CHESTER Theatre Club presents Constance Cox’s play based on Oscar Wilde’s short story. Lord Arthur Savile is deliriously happy and on the verge of marrying the lovely Sybil when an encounter with a clairvoyant reveals Arthur will commit a murder. Ring 01244 322674 or visit www.chestertheatreclub.co.uk.
MAMMA MIA! (Palace Theatre, Oxford Street, Manchester, April 26-June 11)
THE hit stage musical inspired by the songs of Abba - which has already been turned into one of the most successful movies of recent years - returns to the North West stage. On the eve of her wedding, a daughter’s quest to discover the identity of her father brings three men from her mother’s past back to the Greek island they last visited 21 years ago.ŠRing 0844 372 7272 or visit www.manchesterpalace.org.uk.
THE MAN (Emlyn Williams Theatre, Clwyd Theatr Cymru, Mold, May 3-4)
A BLACKLY comic and uniquely interactive performance from award-winning playwright James Graham, this story unfolds in a different order, selected at random every night. Tax is really taxing for Ben Edwards. Self-employed and afraid, he must face his dreaded self-assessment form with every receipt evoking the good times and the bad. With each receipt drawn out at random, he begins to stitch together the patchwork quilt that was his tax year. Visit www.clwyd-theatr-cymru.co.uk or ring 0845 330 3565.
SEPARATE TABLES (Little Theatre, Gloucester Street, Newtown, Chester, May 9-14)
CHESTER Theatre Club presents Terence Rattigan’s classic play, first performed in 1954. The Beauregard Hotel in eastbourne shelters the lonely, the old and the genteel poor. Always discreet but also lonely, the manageress Miss Cooper involves herself in the lives of the “flotsam and jetsam” who find themselves washed up there. Ring 01244 322674 or visit www.chestertheatreclub.co.uk.
SISTER ACT (Opera House, Quay Street, Manchester, September 29-October 15)
FROM producers Whoopi Goldberg and Stage Entertainment (Hairspray, High School Musical) the smash hit musical comedy based on the classic film comes to the Opera House direct from its record breaking run at the London Palladium. Ring 0844 372 7272 or visit www.manchesterpalace.org.uk.
THAT DAY WE SANG (Opera House, Quay Street, Manchester, July 6-16)
VICTORIA Wood creates a new theatre piece for Manchester International Festival. This is the story of some of the children who sang on the famous recording of Nymphs and Shepherds by the Manchester Children’s Choir. The piece takes as its starting point a television documentary being made 45 years after the event, triggering memories of the day itself and the years inbetween. It’s about the joy of singing, the power of music to evoke emotion, and being middle aged. Ring 0844 372 7272 or visit www.manchesterpalace.org.uk.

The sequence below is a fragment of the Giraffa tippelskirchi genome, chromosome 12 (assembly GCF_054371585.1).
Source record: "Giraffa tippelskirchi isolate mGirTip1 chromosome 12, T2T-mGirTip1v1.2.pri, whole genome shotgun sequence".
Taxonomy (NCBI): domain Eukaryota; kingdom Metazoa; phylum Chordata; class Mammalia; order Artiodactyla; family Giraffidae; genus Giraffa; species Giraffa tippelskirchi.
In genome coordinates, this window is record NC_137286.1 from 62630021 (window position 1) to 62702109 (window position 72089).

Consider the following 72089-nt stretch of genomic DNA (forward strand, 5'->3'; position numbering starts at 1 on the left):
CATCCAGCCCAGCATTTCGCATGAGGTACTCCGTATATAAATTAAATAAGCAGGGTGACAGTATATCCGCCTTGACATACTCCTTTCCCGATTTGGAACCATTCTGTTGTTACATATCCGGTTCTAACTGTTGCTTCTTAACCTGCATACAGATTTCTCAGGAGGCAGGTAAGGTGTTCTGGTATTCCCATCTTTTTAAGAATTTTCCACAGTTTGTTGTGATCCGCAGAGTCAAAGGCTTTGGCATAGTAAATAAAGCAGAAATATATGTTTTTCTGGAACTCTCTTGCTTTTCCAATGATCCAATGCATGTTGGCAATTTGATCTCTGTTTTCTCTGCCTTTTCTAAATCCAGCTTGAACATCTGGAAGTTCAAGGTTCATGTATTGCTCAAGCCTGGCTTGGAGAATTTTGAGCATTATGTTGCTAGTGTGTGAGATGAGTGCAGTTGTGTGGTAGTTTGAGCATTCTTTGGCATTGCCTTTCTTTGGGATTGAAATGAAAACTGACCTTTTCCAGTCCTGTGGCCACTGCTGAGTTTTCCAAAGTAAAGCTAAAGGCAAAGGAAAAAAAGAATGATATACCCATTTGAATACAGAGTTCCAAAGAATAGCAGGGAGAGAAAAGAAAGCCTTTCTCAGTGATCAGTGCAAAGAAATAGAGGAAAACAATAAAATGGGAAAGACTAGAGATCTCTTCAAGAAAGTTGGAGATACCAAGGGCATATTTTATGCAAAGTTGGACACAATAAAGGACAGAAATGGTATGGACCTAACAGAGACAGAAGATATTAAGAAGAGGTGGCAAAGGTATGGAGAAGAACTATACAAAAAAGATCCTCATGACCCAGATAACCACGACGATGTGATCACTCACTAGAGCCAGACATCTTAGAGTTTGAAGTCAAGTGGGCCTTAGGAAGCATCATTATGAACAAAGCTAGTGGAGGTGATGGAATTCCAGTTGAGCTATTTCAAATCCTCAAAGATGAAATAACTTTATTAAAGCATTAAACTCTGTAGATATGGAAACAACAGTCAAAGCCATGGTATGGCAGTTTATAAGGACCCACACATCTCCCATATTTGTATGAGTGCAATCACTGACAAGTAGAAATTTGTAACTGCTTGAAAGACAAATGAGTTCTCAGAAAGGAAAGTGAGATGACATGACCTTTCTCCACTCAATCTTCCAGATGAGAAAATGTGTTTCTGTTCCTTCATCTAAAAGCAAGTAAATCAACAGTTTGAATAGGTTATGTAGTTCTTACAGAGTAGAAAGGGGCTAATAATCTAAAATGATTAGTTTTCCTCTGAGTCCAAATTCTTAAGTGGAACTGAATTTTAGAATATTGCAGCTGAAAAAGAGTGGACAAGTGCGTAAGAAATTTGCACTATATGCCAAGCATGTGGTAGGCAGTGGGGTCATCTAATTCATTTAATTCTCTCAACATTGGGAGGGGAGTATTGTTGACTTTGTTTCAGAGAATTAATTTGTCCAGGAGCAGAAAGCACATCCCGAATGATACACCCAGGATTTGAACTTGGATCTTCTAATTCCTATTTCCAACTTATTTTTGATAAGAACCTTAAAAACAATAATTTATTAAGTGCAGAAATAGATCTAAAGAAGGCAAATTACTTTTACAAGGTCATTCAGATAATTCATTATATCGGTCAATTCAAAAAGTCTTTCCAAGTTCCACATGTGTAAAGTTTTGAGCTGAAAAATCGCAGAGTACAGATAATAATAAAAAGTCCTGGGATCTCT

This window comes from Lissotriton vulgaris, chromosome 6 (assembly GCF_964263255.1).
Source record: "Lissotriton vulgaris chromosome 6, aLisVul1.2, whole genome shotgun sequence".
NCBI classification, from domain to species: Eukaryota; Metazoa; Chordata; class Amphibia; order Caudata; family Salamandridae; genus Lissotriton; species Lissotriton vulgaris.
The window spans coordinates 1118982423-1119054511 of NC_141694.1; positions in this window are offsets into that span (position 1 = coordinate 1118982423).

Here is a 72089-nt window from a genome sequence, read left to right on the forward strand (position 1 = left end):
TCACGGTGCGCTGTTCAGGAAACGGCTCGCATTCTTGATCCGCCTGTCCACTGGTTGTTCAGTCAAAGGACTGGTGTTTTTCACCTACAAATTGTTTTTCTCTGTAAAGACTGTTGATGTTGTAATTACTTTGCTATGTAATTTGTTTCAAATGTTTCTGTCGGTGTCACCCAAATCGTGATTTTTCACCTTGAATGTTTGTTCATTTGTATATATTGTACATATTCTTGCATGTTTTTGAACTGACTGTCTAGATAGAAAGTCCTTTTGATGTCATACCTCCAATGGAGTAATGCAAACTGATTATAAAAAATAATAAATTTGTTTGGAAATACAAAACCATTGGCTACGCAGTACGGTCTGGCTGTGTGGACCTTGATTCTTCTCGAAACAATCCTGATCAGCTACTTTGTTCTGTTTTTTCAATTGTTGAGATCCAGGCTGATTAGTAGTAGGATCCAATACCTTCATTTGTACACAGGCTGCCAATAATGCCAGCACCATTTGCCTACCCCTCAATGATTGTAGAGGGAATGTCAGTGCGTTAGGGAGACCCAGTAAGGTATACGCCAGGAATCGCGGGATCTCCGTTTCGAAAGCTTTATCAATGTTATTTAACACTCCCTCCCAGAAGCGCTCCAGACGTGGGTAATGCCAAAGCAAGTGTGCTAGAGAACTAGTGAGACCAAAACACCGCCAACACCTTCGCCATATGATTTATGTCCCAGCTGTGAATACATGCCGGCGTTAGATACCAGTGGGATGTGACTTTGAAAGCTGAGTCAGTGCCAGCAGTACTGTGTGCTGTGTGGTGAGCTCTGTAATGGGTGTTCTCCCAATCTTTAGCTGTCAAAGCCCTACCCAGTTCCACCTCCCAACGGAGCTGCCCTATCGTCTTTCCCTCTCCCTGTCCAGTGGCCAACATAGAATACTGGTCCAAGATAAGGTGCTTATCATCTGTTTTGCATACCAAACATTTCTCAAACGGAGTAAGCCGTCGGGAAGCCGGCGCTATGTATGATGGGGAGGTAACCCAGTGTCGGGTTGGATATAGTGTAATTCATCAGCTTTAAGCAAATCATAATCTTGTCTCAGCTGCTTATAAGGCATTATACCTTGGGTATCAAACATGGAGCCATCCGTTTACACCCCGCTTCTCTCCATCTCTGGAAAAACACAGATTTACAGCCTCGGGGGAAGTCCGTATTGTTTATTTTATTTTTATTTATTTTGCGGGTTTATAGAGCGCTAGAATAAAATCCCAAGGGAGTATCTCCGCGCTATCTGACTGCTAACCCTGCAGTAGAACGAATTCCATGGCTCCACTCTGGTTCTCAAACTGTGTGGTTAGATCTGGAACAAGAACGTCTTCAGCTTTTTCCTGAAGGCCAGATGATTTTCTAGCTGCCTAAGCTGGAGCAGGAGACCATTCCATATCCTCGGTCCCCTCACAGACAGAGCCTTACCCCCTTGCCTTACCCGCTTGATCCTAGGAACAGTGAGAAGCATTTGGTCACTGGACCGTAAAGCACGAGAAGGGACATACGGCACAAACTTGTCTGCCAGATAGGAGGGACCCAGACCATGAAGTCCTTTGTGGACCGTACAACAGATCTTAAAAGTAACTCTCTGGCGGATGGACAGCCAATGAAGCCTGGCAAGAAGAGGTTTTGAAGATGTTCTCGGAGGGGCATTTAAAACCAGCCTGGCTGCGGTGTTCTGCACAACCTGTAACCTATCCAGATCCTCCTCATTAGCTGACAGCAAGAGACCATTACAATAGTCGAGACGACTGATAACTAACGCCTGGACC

THOMAS AND FRIENDS (Opera House, Quay Street, Manchester, June 25-26)
THIS all new 90-minute musical adventure is packed with audience sing-a-longs, high energy dancing and thrilling adventures. When Thomas the Tank Engine makes a big mistake, all the engines on the Island of Sodor must work together to prepare for the exciting event under the Big Top and Thomas must prove he’s a really useful engine once again. In this fun filled family show, Percy, James, Gordon and of course Thomas join The Fat Controller and the townspeople from the Island of Sodor to welcome a colourful cast of circus performers in an engaging story that demonstrates the importance of friendship and cooperation. Ring 0844 372 7272 or visit www.manchesterpalace.org.uk.
TINY VOLCANOES (Everyman Theatre, Hope Street, Liverpool, April 20-21)
THE Great British Bulldog has been usurped by snarling hybrids. The bowler hat has morphed into the hoodie. The culture of polite society is now a culture of blame and hatred as our land of hope and glory is torn into extremes. Strap yourself in for a full throttle rollercoaster ride through the dilapidated attractions of broken Britain, exposing the millions of tiny volcanoes bubbling up through our green and pleasant land. Two actors play a host of characters in a fast-paced, hilarious inquisition into noble old Blighty that fuses theatre, comedy and tub-thumping tunes. Visit www.everymanplayhouse.com or ring 0151 709 4776.
A VIEW FROM THE BRIDGE (Royal Exchange Theatre, St Ann’s Square, Manchester, May 18-June 25)
EDDIE Carbone, a longshoreman, lives with his wife Beatrice and young orphaned niece Catherine in Red Hook, Brooklyn, New York. Two cousins from Sicily, relatives of Beatrice, come as illegal immigrants to stay in the Carbone’s home and find work on the docks. When Catherine is attracted to Rodolpho, Eddie’s life is thrown into turmoil. One of Arthur Miller’s masterpieces, this is a powerful, passionate and gripping drama that uncovers the tensions in a tight knit community with its strict codes of behaviour. Ring 0161 833 9833 or visit www.royalexchange.co.uk.